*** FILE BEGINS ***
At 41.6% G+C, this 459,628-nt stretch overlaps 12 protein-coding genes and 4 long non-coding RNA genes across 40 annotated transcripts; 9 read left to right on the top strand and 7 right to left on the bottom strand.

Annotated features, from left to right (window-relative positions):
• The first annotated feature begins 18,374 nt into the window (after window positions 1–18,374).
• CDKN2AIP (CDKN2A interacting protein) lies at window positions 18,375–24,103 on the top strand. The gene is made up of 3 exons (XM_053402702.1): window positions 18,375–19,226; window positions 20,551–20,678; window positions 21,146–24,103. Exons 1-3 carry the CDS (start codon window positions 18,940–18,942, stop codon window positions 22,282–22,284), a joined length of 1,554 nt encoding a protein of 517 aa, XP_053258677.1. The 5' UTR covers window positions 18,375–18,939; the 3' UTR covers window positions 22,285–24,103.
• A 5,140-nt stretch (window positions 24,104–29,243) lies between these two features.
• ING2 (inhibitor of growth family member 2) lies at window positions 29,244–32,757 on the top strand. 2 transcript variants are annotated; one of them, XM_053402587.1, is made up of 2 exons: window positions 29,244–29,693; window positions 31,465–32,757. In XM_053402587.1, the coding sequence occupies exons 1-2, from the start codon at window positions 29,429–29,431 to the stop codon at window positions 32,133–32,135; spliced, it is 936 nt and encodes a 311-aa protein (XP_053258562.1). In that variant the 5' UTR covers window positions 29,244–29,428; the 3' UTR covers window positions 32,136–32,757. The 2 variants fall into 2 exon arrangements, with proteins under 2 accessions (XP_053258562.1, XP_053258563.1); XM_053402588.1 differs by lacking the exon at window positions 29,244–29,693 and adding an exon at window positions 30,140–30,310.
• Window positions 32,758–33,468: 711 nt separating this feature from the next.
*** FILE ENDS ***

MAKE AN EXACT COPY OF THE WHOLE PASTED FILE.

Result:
At 41.6% G+C, this 459,628-nt stretch overlaps 12 protein-coding genes and 4 long non-coding RNA genes across 40 annotated transcripts; 9 read left to right on the top strand and 7 right to left on the bottom strand.

Annotated features, from left to right (window-relative positions):
• The first annotated feature begins 18,374 nt into the window (after window positions 1–18,374).
• CDKN2AIP (CDKN2A interacting protein) lies at window positions 18,375–24,103 on the top strand. The gene is made up of 3 exons (XM_053402702.1): window positions 18,375–19,226; window positions 20,551–20,678; window positions 21,146–24,103. Exons 1-3 carry the CDS (start codon window positions 18,940–18,942, stop codon window positions 22,282–22,284), a joined length of 1,554 nt encoding a protein of 517 aa, XP_053258677.1. The 5' UTR covers window positions 18,375–18,939; the 3' UTR covers window positions 22,285–24,103.
• A 5,140-nt stretch (window positions 24,104–29,243) lies between these two features.
• ING2 (inhibitor of growth family member 2) lies at window positions 29,244–32,757 on the top strand. 2 transcript variants are annotated; one of them, XM_053402587.1, is made up of 2 exons: window positions 29,244–29,693; window positions 31,465–32,757. In XM_053402587.1, the coding sequence occupies exons 1-2, from the start codon at window positions 29,429–29,431 to the stop codon at window positions 32,133–32,135; spliced, it is 936 nt and encodes a 311-aa protein (XP_053258562.1). In that variant the 5' UTR covers window positions 29,244–29,428; the 3' UTR covers window positions 32,136–32,757. The 2 variants fall into 2 exon arrangements, with proteins under 2 accessions (XP_053258562.1, XP_053258563.1); XM_053402588.1 differs by lacking the exon at window positions 29,244–29,693 and adding an exon at window positions 30,140–30,310.
• Window positions 32,758–33,468: 711 nt separating this feature from the next.